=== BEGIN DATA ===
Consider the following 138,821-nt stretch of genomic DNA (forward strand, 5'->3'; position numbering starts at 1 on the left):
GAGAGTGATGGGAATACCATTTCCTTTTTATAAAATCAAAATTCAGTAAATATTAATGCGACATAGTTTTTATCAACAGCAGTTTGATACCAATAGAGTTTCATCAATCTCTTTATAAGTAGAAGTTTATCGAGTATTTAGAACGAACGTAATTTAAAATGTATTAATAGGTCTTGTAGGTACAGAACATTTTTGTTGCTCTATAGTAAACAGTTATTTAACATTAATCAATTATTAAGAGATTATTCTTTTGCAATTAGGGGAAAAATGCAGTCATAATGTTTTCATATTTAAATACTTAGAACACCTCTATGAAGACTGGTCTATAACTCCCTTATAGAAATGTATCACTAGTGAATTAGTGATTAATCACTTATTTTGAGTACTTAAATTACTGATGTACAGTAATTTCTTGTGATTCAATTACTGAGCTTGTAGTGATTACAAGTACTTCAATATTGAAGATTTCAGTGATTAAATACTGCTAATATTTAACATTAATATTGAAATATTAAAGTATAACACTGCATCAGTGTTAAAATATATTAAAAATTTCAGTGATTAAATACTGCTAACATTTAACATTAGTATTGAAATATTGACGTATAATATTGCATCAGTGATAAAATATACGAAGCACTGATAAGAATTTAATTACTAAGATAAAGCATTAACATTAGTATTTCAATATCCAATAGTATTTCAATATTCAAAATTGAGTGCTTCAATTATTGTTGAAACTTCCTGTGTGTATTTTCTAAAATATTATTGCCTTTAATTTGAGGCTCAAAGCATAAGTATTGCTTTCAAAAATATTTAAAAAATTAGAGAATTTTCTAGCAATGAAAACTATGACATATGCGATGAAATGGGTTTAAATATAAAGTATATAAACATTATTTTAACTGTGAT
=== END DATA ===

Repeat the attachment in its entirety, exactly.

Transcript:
Consider the following 138,821-nt stretch of genomic DNA (forward strand, 5'->3'; position numbering starts at 1 on the left):
GAGAGTGATGGGAATACCATTTCCTTTTTATAAAATCAAAATTCAGTAAATATTAATGCGACATAGTTTTTATCAACAGCAGTTTGATACCAATAGAGTTTCATCAATCTCTTTATAAGTAGAAGTTTATCGAGTATTTAGAACGAACGTAATTTAAAATGTATTAATAGGTCTTGTAGGTACAGAACATTTTTGTTGCTCTATAGTAAACAGTTATTTAACATTAATCAATTATTAAGAGATTATTCTTTTGCAATTAGGGGAAAAATGCAGTCATAATGTTTTCATATTTAAATACTTAGAACACCTCTATGAAGACTGGTCTATAACTCCCTTATAGAAATGTATCACTAGTGAATTAGTGATTAATCACTTATTTTGAGTACTTAAATTACTGATGTACAGTAATTTCTTGTGATTCAATTACTGAGCTTGTAGTGATTACAAGTACTTCAATATTGAAGATTTCAGTGATTAAATACTGCTAATATTTAACATTAATATTGAAATATTAAAGTATAACACTGCATCAGTGTTAAAATATATTAAAAATTTCAGTGATTAAATACTGCTAACATTTAACATTAGTATTGAAATATTGACGTATAATATTGCATCAGTGATAAAATATACGAAGCACTGATAAGAATTTAATTACTAAGATAAAGCATTAACATTAGTATTTCAATATCCAATAGTATTTCAATATTCAAAATTGAGTGCTTCAATTATTGTTGAAACTTCCTGTGTGTATTTTCTAAAATATTATTGCCTTTAATTTGAGGCTCAAAGCATAAGTATTGCTTTCAAAAATATTTAAAAAATTAGAGAATTTTCTAGCAATGAAAACTATGACATATGCGATGAAATGGGTTTAAATATAAAGTATATAAACATTATTTTAACTGTGAT